With eight months left until the city’s anticipated bond election, Dallas officials, citizen committees and community organizers are all vying for a piece of the proposed $1 billion package.

The vote on the proposed bond program is expected to be held in May, but City Council has months left to approve a package for voters to give the final say on. The bond’s 15-member task force, which is designed to review and recommend projects to the city manager and City Council for the bond, received its first list of recommendations from five citizen subcommittees in late September.

The details

The task force subcommittees provided recommendations based on the five key areas included in the bond:
  • Critical facilities
  • Economic development, housing and homeless solutions
  • Flood protection and storm drainage
  • Parks and trails
  • Streets and transportation
The critical facilities subcommittee recommended at least $224 million be allocated for library, critical facility, arts and culture, and public safety projects. Top projects in the Lake Highlands-Lakewood area include rehabilitating the Lakewood Library and maintaining the Bath House Cultural Center.

For economic development, housing and homeless solutions, the subcommittee recommended an allocation of about $275 million with $80 million for homeownership development, $40 million for affordable housing preservation and $29 million for permanent supportive housing.

The subcommittee for parks and trails recommended an allocation of nearly $400 million. The funding would be used for a variety of projects, such as Americans with Disabilities Act compliance, building and renovating playgrounds and recreation centers, and acquiring new land.

For streets and transportation, the subcommittee recommended about $675 million from the bond program. The committee requested about $30 million specifically for District 9, which includes Lakewood and part of Lake Highlands, and about $10.9 million for District 10, which includes most of Lake Highlands.

About $200 million was recommended for flood protection and storm drainage projects. The subcommittee requested $38.8 million for erosion control throughout the city, $91.7 million for upgrading and replacing existing storm drainage lines, and $69.5 million to prevent flooding and relieve properties that habitually flood.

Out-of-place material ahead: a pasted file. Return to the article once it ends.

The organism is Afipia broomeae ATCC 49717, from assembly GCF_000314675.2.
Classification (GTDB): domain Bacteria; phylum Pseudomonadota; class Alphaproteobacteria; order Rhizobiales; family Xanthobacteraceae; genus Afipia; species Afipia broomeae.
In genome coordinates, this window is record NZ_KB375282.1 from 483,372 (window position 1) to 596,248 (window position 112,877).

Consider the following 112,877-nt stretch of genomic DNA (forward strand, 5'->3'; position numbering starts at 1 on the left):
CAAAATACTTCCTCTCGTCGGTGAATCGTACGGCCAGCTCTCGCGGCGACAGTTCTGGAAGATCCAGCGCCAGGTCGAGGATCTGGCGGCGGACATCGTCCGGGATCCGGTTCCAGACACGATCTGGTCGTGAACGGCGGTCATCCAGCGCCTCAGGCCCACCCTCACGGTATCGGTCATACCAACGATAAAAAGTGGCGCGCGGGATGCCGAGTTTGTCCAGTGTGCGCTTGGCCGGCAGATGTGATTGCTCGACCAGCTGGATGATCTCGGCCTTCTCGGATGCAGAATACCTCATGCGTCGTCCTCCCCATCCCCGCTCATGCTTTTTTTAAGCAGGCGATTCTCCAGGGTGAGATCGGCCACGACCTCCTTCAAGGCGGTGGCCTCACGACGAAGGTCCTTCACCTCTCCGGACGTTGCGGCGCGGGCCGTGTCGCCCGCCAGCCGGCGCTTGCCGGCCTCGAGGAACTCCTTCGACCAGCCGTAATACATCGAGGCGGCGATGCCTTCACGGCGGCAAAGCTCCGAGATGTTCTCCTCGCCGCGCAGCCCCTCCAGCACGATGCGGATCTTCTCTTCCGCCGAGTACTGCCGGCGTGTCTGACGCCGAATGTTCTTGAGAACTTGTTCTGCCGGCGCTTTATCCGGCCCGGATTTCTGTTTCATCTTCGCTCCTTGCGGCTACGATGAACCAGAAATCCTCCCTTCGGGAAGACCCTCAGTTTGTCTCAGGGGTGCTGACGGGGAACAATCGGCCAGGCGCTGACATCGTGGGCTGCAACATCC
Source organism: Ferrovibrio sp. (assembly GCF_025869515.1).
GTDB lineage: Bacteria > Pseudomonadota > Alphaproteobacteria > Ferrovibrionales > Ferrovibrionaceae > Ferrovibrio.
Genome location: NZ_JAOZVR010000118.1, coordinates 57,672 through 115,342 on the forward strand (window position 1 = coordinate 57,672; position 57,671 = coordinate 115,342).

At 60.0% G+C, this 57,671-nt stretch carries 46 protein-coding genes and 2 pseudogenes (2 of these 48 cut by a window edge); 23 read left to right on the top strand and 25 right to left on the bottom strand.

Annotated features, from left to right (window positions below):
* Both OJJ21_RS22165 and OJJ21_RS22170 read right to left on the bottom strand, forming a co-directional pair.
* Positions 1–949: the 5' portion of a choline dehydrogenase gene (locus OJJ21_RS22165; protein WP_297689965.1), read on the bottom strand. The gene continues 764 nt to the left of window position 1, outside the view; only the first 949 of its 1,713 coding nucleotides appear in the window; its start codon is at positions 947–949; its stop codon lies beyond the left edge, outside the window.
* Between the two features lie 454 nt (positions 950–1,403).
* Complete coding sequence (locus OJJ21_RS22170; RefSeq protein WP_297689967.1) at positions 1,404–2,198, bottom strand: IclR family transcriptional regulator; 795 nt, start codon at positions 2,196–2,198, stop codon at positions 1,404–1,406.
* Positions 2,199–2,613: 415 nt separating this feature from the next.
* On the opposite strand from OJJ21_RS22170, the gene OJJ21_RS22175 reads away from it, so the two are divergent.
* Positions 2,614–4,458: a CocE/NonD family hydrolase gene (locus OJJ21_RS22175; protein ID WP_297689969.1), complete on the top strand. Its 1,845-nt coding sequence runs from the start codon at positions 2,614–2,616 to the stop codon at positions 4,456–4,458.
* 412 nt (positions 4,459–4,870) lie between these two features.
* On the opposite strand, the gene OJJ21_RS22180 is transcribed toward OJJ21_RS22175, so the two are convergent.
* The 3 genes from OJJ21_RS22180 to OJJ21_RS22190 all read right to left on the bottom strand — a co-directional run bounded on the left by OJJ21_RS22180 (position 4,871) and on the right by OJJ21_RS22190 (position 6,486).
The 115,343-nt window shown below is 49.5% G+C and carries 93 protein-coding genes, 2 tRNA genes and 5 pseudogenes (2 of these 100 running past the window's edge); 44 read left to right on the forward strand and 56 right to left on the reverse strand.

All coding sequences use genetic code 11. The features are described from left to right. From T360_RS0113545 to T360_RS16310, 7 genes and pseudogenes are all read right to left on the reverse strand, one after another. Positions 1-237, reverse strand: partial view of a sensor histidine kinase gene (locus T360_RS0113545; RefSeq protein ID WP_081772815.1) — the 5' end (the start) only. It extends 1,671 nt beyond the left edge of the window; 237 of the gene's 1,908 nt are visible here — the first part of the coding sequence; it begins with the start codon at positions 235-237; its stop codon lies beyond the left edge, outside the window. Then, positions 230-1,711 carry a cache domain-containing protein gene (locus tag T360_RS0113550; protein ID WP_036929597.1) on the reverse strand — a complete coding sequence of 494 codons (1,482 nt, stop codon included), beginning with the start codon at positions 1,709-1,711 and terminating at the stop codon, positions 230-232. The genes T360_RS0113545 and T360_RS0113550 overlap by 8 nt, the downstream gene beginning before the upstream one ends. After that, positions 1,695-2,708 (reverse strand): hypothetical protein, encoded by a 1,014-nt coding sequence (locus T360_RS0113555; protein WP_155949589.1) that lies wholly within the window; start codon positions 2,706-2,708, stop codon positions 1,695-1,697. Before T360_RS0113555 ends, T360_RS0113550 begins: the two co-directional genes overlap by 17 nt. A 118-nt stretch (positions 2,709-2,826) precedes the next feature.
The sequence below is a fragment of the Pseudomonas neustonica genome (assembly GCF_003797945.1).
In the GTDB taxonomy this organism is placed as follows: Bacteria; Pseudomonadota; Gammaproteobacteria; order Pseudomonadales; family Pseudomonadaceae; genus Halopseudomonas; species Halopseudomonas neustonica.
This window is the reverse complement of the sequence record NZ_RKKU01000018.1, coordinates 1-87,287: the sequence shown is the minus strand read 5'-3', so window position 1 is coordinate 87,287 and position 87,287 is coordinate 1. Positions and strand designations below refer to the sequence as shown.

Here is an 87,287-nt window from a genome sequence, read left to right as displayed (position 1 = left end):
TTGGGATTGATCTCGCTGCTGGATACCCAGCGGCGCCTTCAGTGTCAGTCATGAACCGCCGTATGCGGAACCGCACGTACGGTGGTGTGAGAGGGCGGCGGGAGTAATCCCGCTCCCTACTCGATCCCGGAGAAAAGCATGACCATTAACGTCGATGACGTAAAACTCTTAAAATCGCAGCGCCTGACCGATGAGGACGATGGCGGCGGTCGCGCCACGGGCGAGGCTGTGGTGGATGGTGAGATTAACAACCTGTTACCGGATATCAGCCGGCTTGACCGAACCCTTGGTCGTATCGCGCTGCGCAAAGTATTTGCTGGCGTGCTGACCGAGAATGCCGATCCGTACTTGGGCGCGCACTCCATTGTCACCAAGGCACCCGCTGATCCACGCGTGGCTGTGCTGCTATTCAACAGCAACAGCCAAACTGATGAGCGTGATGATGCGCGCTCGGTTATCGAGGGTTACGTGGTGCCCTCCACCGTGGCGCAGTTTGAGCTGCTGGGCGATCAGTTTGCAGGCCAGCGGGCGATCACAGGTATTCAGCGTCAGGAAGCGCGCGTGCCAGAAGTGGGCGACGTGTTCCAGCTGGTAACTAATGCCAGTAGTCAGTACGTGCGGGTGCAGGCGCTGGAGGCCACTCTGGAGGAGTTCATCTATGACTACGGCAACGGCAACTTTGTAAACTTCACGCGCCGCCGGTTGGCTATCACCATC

In case you missed it

Dallas Park and Recreation Department officials are recommending the city allocate nearly $400 million for their department’s use. The funding would allow the department to develop and maintain parks and trails, acquire new land, build new aquatic centers, collaborate with other city departments, and more.

Dallas Animal Services staff want $114 million to build a new, larger facility. The facility, which could be double the size of the current animal shelter, would include more kennel space, play and flex areas, and parking, which would help support higher adoption rates from the shelter, staff said.

The Dallas Housing Coalition, a new group advocating for affordable housing, is asking the city to designate $200 million for affordable housing purposes. It recommends the funding be used for building and preserving affordable housing across the city.

What’s next

The community bond task force and its subcommittees will continue to refine their recommendations based partly on community feedback solicited throughout the last several months. Residents can attend the task force and subcommittee meetings scheduled through mid-November.

The task force is scheduled to deliver a final report and list of recommendations to City Council in December. City Council could choose whether to send the bond package to voters in January.

If voters approve the bond package, work on the projects would be completed over five years, according to the bond office’s website.